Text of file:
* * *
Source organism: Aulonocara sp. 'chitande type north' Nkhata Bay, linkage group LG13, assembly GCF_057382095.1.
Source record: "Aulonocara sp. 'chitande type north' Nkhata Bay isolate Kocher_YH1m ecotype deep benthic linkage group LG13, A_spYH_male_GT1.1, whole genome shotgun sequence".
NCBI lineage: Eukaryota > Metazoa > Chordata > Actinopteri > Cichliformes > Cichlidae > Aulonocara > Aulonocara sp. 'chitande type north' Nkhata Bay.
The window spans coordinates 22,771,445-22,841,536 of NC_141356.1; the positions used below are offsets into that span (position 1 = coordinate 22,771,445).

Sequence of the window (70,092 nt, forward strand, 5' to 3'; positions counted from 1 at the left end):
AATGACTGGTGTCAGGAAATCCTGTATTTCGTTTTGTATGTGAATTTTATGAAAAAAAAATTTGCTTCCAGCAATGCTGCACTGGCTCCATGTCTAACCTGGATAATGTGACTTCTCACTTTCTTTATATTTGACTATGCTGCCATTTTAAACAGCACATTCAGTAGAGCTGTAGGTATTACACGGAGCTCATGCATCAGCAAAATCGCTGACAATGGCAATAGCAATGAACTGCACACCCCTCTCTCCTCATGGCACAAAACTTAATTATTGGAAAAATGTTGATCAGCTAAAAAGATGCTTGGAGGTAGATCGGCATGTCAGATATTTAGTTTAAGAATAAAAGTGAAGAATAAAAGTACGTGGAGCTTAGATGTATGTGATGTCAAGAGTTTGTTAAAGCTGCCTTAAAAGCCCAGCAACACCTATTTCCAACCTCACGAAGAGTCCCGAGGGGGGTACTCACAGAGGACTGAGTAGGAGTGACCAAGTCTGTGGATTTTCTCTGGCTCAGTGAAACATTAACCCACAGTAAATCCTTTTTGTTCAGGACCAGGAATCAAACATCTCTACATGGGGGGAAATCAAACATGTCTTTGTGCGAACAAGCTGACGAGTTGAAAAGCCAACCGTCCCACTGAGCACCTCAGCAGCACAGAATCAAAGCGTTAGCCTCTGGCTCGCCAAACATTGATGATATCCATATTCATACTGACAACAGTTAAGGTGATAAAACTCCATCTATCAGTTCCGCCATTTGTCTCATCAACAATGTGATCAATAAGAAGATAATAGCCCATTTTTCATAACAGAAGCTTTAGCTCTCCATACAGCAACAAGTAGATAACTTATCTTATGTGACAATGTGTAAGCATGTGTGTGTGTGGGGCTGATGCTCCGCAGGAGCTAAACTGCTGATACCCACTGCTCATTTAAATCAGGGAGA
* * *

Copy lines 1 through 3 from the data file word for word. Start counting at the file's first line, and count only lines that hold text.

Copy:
Source organism: Aulonocara sp. 'chitande type north' Nkhata Bay, linkage group LG13, assembly GCF_057382095.1.
Source record: "Aulonocara sp. 'chitande type north' Nkhata Bay isolate Kocher_YH1m ecotype deep benthic linkage group LG13, A_spYH_male_GT1.1, whole genome shotgun sequence".
NCBI lineage: Eukaryota > Metazoa > Chordata > Actinopteri > Cichliformes > Cichlidae > Aulonocara > Aulonocara sp. 'chitande type north' Nkhata Bay.